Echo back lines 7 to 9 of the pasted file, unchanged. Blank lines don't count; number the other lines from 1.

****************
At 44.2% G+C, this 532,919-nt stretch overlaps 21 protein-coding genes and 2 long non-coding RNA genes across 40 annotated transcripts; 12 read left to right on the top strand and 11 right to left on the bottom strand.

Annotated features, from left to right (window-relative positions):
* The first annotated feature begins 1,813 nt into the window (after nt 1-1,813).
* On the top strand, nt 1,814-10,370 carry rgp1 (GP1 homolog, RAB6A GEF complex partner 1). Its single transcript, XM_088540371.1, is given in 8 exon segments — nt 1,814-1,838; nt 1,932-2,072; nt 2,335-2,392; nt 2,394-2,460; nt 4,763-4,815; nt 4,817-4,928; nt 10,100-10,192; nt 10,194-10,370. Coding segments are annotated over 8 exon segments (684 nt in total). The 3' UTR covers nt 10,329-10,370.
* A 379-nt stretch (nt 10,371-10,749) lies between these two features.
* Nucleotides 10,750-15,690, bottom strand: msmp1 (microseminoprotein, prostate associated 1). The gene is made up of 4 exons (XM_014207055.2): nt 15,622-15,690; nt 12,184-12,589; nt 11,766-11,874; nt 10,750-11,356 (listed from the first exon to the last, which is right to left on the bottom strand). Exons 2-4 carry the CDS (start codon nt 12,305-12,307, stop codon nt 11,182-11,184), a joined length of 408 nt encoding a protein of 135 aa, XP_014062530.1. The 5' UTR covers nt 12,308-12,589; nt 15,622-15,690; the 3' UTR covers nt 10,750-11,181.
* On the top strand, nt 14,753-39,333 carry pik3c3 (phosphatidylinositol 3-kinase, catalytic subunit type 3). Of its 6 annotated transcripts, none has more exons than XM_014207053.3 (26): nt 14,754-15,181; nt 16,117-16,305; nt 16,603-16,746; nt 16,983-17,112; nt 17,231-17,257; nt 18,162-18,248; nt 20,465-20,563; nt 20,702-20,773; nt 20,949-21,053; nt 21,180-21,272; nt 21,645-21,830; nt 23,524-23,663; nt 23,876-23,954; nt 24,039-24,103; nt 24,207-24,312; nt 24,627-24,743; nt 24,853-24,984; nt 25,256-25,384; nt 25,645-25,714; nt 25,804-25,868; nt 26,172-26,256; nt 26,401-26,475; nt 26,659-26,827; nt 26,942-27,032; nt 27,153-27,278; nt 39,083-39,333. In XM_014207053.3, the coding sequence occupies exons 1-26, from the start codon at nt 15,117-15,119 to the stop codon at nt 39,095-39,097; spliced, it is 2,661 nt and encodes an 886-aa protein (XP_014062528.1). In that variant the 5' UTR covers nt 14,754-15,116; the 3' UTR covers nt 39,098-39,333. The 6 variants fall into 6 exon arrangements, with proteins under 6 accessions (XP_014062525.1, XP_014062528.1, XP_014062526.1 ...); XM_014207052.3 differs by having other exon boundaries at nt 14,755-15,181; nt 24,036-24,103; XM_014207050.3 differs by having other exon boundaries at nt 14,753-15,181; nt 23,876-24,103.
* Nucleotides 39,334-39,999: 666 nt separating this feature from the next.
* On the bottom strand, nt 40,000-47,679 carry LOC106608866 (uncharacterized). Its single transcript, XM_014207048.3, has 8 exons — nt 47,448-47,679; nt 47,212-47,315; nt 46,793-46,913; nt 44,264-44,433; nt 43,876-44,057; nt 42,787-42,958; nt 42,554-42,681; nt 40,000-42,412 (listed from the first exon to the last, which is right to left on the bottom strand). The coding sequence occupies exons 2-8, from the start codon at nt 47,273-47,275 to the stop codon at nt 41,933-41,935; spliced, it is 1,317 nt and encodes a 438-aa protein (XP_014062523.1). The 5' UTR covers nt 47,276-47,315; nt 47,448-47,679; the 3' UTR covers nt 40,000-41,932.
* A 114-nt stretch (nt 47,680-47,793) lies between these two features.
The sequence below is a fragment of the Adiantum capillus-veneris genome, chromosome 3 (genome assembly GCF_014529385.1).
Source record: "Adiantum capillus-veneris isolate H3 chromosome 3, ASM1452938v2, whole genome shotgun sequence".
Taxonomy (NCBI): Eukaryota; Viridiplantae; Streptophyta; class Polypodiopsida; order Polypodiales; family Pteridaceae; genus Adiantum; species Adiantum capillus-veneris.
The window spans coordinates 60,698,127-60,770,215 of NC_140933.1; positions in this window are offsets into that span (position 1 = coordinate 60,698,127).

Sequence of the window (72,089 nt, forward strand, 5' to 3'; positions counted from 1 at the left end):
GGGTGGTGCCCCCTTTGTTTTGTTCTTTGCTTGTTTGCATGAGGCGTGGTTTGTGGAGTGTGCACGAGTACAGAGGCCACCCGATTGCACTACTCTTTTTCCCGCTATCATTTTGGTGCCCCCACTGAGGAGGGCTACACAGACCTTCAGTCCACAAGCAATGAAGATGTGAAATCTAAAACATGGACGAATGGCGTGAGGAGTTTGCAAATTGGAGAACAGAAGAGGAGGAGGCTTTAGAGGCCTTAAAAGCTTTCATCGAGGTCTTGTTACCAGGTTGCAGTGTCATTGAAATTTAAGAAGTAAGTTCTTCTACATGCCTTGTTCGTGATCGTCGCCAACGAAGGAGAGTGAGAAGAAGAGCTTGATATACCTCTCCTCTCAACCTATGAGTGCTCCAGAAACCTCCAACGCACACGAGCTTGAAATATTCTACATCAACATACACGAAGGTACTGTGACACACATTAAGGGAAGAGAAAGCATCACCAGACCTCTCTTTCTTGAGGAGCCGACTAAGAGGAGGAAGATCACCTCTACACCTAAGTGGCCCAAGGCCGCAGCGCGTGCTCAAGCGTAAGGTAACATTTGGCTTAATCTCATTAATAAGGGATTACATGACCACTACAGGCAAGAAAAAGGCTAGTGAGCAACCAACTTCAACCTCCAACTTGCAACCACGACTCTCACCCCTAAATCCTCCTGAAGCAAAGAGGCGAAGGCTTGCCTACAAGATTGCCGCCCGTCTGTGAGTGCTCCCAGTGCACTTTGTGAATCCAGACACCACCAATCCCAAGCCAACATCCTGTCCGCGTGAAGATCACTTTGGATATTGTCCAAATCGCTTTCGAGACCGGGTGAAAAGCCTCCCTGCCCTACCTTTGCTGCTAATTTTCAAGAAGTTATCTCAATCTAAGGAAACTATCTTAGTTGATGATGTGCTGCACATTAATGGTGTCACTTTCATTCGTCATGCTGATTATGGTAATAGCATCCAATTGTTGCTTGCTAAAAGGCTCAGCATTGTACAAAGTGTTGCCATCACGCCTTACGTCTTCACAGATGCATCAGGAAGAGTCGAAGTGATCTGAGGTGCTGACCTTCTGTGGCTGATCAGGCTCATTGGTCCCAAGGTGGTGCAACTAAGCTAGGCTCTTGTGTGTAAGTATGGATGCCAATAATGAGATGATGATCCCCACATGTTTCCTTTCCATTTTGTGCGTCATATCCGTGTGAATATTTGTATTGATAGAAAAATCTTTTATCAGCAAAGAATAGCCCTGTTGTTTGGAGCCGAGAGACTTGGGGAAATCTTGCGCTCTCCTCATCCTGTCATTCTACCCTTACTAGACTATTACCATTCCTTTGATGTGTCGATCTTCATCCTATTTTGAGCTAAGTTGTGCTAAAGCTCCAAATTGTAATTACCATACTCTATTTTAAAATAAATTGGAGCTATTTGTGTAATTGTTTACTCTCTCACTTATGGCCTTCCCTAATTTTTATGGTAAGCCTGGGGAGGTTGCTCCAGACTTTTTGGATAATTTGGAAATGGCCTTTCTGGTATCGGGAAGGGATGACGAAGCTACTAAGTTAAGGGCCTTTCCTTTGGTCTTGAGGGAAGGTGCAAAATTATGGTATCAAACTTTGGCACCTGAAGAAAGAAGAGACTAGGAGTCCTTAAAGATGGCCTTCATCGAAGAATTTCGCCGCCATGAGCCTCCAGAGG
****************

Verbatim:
* On the top strand, nt 14,753-39,333 carry pik3c3 (phosphatidylinositol 3-kinase, catalytic subunit type 3). Of its 6 annotated transcripts, none has more exons than XM_014207053.3 (26): nt 14,754-15,181; nt 16,117-16,305; nt 16,603-16,746; nt 16,983-17,112; nt 17,231-17,257; nt 18,162-18,248; nt 20,465-20,563; nt 20,702-20,773; nt 20,949-21,053; nt 21,180-21,272; nt 21,645-21,830; nt 23,524-23,663; nt 23,876-23,954; nt 24,039-24,103; nt 24,207-24,312; nt 24,627-24,743; nt 24,853-24,984; nt 25,256-25,384; nt 25,645-25,714; nt 25,804-25,868; nt 26,172-26,256; nt 26,401-26,475; nt 26,659-26,827; nt 26,942-27,032; nt 27,153-27,278; nt 39,083-39,333. In XM_014207053.3, the coding sequence occupies exons 1-26, from the start codon at nt 15,117-15,119 to the stop codon at nt 39,095-39,097; spliced, it is 2,661 nt and encodes an 886-aa protein (XP_014062528.1). In that variant the 5' UTR covers nt 14,754-15,116; the 3' UTR covers nt 39,098-39,333. The 6 variants fall into 6 exon arrangements, with proteins under 6 accessions (XP_014062525.1, XP_014062528.1, XP_014062526.1 ...); XM_014207052.3 differs by having other exon boundaries at nt 14,755-15,181; nt 24,036-24,103; XM_014207050.3 differs by having other exon boundaries at nt 14,753-15,181; nt 23,876-24,103.
* Nucleotides 39,334-39,999: 666 nt separating this feature from the next.
* On the bottom strand, nt 40,000-47,679 carry LOC106608866 (uncharacterized). Its single transcript, XM_014207048.3, has 8 exons — nt 47,448-47,679; nt 47,212-47,315; nt 46,793-46,913; nt 44,264-44,433; nt 43,876-44,057; nt 42,787-42,958; nt 42,554-42,681; nt 40,000-42,412 (listed from the first exon to the last, which is right to left on the bottom strand). The coding sequence occupies exons 2-8, from the start codon at nt 47,273-47,275 to the stop codon at nt 41,933-41,935; spliced, it is 1,317 nt and encodes a 438-aa protein (XP_014062523.1). The 5' UTR covers nt 47,276-47,315; nt 47,448-47,679; the 3' UTR covers nt 40,000-41,932.